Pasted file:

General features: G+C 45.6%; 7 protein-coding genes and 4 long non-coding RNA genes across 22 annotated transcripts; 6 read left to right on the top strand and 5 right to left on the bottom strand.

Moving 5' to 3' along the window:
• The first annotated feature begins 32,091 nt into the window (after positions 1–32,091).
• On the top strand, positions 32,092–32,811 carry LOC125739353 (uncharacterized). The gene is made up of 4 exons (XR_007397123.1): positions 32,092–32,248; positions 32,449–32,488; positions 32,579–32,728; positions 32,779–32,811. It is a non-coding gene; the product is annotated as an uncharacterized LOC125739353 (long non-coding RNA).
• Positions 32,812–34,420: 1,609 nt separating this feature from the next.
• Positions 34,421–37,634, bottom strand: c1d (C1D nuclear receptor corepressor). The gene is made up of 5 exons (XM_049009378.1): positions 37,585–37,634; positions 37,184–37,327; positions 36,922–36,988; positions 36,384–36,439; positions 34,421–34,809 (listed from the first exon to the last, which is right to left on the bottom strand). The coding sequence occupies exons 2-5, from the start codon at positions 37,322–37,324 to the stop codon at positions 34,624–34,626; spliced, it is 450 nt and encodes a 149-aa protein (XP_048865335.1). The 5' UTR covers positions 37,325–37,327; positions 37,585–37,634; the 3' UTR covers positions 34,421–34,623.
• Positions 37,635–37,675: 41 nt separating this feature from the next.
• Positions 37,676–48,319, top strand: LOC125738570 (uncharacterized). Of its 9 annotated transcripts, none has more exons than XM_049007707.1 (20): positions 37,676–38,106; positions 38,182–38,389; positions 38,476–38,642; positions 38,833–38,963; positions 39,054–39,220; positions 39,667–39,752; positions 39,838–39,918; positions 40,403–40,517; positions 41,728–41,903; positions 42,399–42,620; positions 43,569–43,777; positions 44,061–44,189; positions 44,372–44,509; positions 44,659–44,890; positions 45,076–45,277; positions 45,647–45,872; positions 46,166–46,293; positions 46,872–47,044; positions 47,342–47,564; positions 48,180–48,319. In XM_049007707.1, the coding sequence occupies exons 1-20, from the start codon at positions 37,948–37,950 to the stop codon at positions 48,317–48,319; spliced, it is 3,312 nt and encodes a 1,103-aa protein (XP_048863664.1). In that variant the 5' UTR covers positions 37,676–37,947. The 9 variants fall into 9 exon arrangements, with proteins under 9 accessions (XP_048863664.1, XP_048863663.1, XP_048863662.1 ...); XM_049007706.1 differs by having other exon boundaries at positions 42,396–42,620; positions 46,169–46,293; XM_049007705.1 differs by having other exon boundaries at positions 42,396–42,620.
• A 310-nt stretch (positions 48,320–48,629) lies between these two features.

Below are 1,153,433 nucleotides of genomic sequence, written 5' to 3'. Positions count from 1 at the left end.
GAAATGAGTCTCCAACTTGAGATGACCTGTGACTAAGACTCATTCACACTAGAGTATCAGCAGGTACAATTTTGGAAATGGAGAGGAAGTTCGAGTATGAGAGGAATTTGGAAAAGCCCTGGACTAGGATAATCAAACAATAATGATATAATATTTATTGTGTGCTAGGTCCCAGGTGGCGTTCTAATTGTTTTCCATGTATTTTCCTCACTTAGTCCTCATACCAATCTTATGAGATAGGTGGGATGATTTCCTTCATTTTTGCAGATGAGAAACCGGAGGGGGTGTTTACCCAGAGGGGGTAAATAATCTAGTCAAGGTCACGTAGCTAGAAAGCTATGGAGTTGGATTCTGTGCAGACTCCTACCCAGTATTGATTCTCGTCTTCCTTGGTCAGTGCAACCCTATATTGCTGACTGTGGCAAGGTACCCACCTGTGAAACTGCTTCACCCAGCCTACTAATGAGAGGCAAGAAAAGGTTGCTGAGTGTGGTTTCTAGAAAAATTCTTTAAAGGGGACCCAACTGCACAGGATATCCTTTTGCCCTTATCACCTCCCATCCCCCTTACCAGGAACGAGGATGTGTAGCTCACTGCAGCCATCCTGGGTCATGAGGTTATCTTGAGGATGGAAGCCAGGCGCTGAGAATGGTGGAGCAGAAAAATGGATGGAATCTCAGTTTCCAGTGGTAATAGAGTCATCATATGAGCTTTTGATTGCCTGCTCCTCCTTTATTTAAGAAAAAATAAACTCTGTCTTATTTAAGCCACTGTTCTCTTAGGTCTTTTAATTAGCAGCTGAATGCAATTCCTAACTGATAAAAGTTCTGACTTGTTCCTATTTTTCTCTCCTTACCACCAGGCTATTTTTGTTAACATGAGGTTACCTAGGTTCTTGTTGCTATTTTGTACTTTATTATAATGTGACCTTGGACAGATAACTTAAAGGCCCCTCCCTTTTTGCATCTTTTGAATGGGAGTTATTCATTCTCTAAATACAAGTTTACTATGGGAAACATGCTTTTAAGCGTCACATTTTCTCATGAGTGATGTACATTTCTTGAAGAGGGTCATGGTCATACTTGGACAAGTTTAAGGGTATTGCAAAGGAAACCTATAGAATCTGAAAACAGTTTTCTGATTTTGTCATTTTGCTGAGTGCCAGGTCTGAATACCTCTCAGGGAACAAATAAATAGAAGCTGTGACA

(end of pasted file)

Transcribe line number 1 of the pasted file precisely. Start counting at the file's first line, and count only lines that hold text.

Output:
General features: G+C 45.6%; 7 protein-coding genes and 4 long non-coding RNA genes across 22 annotated transcripts; 6 read left to right on the top strand and 5 right to left on the bottom strand.